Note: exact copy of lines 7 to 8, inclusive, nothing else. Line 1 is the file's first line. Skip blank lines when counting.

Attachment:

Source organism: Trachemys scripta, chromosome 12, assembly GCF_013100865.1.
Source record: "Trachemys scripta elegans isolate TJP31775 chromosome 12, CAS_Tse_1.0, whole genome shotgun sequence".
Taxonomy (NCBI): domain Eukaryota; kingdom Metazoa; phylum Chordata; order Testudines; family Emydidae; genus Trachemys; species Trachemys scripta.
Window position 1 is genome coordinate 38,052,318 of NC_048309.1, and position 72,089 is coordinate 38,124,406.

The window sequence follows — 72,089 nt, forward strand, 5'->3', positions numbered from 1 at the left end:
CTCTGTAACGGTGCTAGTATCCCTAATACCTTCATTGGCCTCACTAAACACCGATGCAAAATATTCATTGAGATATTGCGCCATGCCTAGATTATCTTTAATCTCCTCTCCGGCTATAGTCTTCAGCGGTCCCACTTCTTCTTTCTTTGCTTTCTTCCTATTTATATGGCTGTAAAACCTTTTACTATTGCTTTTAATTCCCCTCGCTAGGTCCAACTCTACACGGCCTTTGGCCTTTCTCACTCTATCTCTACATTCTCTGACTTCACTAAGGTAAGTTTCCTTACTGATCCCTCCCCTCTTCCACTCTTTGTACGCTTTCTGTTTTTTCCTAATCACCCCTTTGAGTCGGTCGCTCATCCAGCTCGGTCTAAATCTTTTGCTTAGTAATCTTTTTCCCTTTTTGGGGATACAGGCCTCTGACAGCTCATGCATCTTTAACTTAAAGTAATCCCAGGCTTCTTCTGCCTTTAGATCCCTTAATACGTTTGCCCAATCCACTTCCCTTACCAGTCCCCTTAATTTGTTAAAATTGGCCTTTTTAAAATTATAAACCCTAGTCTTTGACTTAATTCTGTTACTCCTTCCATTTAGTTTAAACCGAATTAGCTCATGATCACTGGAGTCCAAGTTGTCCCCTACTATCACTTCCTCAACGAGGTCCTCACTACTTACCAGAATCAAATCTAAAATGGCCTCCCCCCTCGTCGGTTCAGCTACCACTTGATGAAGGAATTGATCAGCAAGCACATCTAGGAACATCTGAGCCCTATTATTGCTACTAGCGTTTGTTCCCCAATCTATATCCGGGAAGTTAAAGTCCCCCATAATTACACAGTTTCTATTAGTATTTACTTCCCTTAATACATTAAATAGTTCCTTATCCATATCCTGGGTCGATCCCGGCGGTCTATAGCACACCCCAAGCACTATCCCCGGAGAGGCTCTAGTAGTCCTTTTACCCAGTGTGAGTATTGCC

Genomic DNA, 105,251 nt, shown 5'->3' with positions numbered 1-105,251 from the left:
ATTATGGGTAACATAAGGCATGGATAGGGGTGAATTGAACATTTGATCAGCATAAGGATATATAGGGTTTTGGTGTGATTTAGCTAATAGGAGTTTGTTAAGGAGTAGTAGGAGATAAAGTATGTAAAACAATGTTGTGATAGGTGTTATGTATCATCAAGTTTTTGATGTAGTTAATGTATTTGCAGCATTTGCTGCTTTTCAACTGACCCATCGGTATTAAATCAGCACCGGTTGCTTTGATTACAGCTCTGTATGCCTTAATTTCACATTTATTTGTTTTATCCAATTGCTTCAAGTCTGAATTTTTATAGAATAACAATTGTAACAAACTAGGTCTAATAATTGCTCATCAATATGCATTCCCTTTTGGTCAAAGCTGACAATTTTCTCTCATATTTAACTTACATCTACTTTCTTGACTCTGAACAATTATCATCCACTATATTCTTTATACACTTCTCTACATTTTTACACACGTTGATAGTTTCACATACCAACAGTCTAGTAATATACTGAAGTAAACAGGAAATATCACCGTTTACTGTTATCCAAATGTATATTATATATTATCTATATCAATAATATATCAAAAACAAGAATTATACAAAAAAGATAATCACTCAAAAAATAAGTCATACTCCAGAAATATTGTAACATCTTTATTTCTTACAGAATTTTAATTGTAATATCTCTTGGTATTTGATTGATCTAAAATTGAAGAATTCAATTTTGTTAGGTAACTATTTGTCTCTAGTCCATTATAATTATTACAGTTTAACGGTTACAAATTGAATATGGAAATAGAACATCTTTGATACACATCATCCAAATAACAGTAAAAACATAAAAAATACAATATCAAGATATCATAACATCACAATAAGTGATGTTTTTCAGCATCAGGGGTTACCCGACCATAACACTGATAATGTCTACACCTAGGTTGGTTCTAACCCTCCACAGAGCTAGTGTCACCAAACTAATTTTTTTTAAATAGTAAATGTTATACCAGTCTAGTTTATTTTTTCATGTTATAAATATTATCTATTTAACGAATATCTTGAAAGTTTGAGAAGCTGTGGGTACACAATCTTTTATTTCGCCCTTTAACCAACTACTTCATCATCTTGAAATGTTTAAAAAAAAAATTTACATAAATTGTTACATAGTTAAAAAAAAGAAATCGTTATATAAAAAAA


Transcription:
Genomic DNA, 105,251 nt, shown 5'->3' with positions numbered 1-105,251 from the left:
ATTATGGGTAACATAAGGCATGGATAGGGGTGAATTGAACATTTGATCAGCATAAGGATATATAGGGTTTTGGTGTGATTTAGCTAATAGGAGTTTGTTAAGGAGTAGTAGGAGATAAAGTATGTAAAACAATGTTGTGATAGGTGTTATGTATCATCAAGTTTTTGATGTAGTTAATGTATTTGCAGCATTTGCTGCTTTTCAACTGACCCATCGGTATTAAATCAGCACCGGTTGCTTTGATTACAGCTCTGTATGCCTTAATTTCACATTTATTTGTTTTATCCAATTGCTTCAAGTCTGAATTTTTATAGAATAACAATTGTAACAAACTAGGTCTAATAATTGCTCATCAATATGCATTCCCTTTTGGTCAAAGCTGACAATTTTCTCTCATATTTAACTTACATCTACTTTCTTGACTCTGAACAATTATCATCCACTATATTCTTTATACACTTCTCTACATTTTTACACACGTTGATAGTTTCACATACCAACAGTCTAGTAATATACTGAAGTAAACAGGAAATATCACCGTTTACTGTTATCCAAATGTATATTATATATTATCTATATCAATAATATATCAAAAACAAGAATTATACAAAAAAGATAATCACTCAAAAAATAAGTCATACTCCAGAAATATTGTAACATCTTTATTTCTTACAGAATTTTAATTGTAATATCTCTTGGTATTTGATTGATCTAAAATTGAAGAATTCAATTTTGTTAGGTAACTATTTGTCTCTAGTCCATTATAATTATTACAGTTTAACGGTTACAAATTGAATATGGAAATAGAACATCTTTGATACACATCATCCAAATAACAGTAAAAACATAAAAAATACAATATCAAGATATCATAACATCACAATAAGTGATGTTTTTCAGCATCAGGGGTTACCCGACCATAACACTGATAATGTCTACACCTAGGTTGGTTCTAACCCTCCACAGAGCTAGTGTCACCAAACTAATTTTTTTTAAATAGTAAATGTTATACCAGTCTAGTTTATTTTTTCATGTTATAAATATTATCTATTTAACGAATATCTTGAAAGTTTGAGAAGCTGTGGGTACACAATCTTTTATTTCGCCCTTTAACCAACTACTTCATCATCTTGAAATGTTTAAAAAAAAAATTTACATAAATTGTTACATAGTTAAAAAAAAGAAATCGTTATATAAAAAAA